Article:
The Federal Motor Carrier Safety Administration has extended to July 8 the comment period on its intent to develop a rule dealing with sleep apnea in truck drivers.
The extension comes at the request of the Owner-Operator Independent Drivers Assn. (OOIDA), based on new research regarding the costs and impacts of sleep apnea screening and treatment. The American Transportation Research Institute (ATRI) survey reports that drivers who had been referred to a sleep study paid an average of $1,220 in out-of-pocket expenses, representing just over 1.5 weeks of median driver pay at $805 per week.
OOIDA asked for the additional time for further review of the ATRI findings. Indeed, the survey averages do not reflect the much higher costs faced by some truck drivers, according to testimony provided by OOIDA Director of Regulatory Affairs Scott Grenerth in a formal FMCSA listening session in Chicago last month.
“We have members who have incurred out of pocket costs of $2,000, $6,000, $10,000 and $12,000 for testing and CPAP equipment combined. It is extremely rare that an insurance company cover the cost of any testing required by a Certified Medical Examiner,” Grenerth said in a submitted statement. “Especially when a CME is telling the driver that they will only accept a test from a very specific sleep lab and further, they will require a very specific CPAP device. There absolutely are vendors who provide testing and equipment at much lower cost, but drivers who are not allowed to seek a second opinion are stuck with using only one CME who holds their ability to earn a living in their hands.”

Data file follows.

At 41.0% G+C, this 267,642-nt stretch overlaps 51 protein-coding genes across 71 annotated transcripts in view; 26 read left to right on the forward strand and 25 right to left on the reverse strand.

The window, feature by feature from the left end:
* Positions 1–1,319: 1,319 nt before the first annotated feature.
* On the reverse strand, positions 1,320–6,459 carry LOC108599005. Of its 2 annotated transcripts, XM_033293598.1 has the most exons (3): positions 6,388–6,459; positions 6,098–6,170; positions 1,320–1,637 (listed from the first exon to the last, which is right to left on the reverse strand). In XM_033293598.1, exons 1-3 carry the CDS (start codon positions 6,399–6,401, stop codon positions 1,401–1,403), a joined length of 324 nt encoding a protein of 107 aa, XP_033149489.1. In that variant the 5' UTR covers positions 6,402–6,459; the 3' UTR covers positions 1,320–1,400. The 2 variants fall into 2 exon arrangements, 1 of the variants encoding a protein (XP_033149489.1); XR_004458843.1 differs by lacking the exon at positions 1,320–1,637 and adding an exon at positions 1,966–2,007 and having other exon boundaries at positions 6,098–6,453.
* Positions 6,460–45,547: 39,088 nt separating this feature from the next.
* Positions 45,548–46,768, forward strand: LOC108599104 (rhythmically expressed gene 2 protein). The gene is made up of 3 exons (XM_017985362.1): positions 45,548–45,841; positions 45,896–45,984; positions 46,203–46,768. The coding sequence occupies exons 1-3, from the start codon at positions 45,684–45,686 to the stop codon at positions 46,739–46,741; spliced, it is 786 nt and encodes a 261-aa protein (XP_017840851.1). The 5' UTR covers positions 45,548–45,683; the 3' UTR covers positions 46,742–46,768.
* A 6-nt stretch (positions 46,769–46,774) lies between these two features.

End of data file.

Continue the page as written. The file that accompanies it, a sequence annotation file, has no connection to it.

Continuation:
In that series of public listening sessions, FMCSA gathered the opinions of dozens of drivers, sleep specialists, and medical examiners.
“We want drivers to engage in the process and understand this isn't just a regulatory activity to put new burdens and responsibilities on them,” FMCSA Associate Administrator for Policy Larry Minor said in the concluding the final session. “But we're interested in their health and wellbeing, especially when they're in a safety sensitive capacity.”
Truckers who spoke typically expressed concern about the risk factors, the qualifications of the medical professionals making the determination, and the costs. More specifically, they questioned whether an examiner should be allowed to order a driver to have follow-up tests and treatment done by the company the examiner works for. They also cautioned FMCSA against setting hard and fast standards for a required sleep study, such as a Body Mass Index (BMI) threshold or neck size measurement.
To submit a comment online, go to www.regulations.gov.